Chapter 6 – Funding Postgraduate Education – will be of interest to everyone in the sector. Figure 5 (p.50) and Figure 8 (p.56) show the range of funding sources already in existence for postgraduate research students and it is striking that 38% of research students and ‘the majority’ of taught postgraduate students are self-funding. As the Russell Group points out in the report, the UK invests less than 1% of public funding in higher education, ‘one of the lowest levels in the OECD’ (p.52). As the EUA CODOC report confirms (Jørgensen, 2012: 46, Figure 17), among our EC partners, the UK ranks 11th in the amount of research and development expenditure as a percentage of GDP, behind Finland, Sweden, Denmark, Germany Austria, France, Slovenia, Belgium, the Netherlands and Ireland, in that order. The priority given to creative funding options for postgraduates in the report is therefore welcomed. The role of employers will be key, and their contributions should reflect the benefits they gain from recruiting personnel with postgraduate qualifications, whether they come through a vocational or industrially-based programme or a more academic postgraduate background. Important non-financial contributions from employers can also make a difference, especially with current demographics and the need to improve the skills of mature workers, where time off work to study can be a real incentive for potential postgraduates. Universities and employers should provide greater flexibility and feasible opportunities for further study for people already in employment. This would enable more part-time, working students to fulfil the demands of postgraduate study and increase the cultural, intellectual and earning capital of organisations through continuing professional development. We therefore agree with the report’s suggestion that introducing tax incentives could encourage employers to share the funding and risk of educating postgraduates, and might be a way forward (pp.48–49; 68–69).
The Inquiry’s acceptance of the complexity and diversity of the postgraduate sector is the first step to many of the report’s recommendations, including meeting different employer needs and assuring the quality of our graduates and their research outputs so they can compete for jobs globally. Different employers are looking for different capabilities. In recruiting a postgraduate, a UK SME might be looking for different qualities from those sought by large multi-nationals, and academic employers such as universities are also seeking additional skills, such as in teaching or public engagement, in addition to research abilities. Section 3 of the report partially addresses this point through considering skills shortages. In the work that the Higher Education Commission is recommending be undertaken by the UK Commission for Employment and Skills (Recommendation 2), UKCGE suggests that it would be equally valuable, especially in the context of global competition, to classify the skills employers can already identify in the best UK postgraduates. Bearing in mind the variety of graduate courses, outcomes and employers, might it be possible to construct a typology of characteristics that could be linked to the UK qualification descriptors for masters and doctoral graduates, that a variety of employers agree are valuable, i.e. the core characteristics that mean postgraduates are employable? Obvious examples are: independent and creative thinking, good analytical skills, report writing, independent research investigation, commercial awareness, team work, good people and communication skills (e.g. the ability to explain complex technical ideas to different audiences), integrity, and, especially if working in a small organisation, the flexibility to turn your hand to different tasks. We would then have a better idea of what is valued, and could try to deliver it. The term ‘postgraduate skills’ does not begin to reflect the depth and breadth of this issue and perhaps under-sells the particular attributes of postgraduates with different backgrounds and outcomes.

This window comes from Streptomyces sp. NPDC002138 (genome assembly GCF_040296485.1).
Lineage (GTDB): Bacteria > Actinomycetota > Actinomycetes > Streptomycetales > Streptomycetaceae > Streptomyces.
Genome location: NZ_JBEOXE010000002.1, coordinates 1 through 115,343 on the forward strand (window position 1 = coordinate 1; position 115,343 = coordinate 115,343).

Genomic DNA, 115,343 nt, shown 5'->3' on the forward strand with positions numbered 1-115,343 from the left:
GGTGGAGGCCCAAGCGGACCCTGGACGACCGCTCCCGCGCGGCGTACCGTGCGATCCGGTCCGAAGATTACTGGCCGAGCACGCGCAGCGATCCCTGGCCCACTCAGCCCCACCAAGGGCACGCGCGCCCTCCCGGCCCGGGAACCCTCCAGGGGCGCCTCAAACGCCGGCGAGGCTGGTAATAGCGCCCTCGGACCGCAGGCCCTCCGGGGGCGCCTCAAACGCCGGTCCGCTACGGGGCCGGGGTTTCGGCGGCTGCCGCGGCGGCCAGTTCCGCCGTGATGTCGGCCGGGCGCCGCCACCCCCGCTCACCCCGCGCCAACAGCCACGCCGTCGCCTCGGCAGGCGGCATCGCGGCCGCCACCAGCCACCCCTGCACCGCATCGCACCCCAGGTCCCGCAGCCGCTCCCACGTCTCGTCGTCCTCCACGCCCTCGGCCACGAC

At the launch it was made clear that the purpose of the Inquiry was to make recommendations and that putting them into practice would take further work and much effort. Each of the cross-party group of MPs who spoke welcomed the report and its recommendations, but none was able to confirm any financial or practical commitment to implementation. Nevertheless it is a step forward to have public, cross-party, political recognition of the value of postgraduate education to the social and economic fabric of the UK.
The sector faces some challenges in implementing some of the report’s recommendations, which will require financial and principled commitment not only from government, but from employers, university management and other higher education sector bodies. As we are continually reminded, other countries are snapping at our heels to become world leaders in educating postgraduates, and the reputation of UK postgraduate programmes must be maintained if we are to have a chance of maintaining our global position, let alone improving it.
Gill Clarke, Rosemary Deem, Pam Denicolo and Mick Fuller
05 November 2012
Jørgensen, T.E. (2012). CODOC – Co-operation on doctoral education between Africa, Asia, Latin America and Europe. Brussels: European University Association.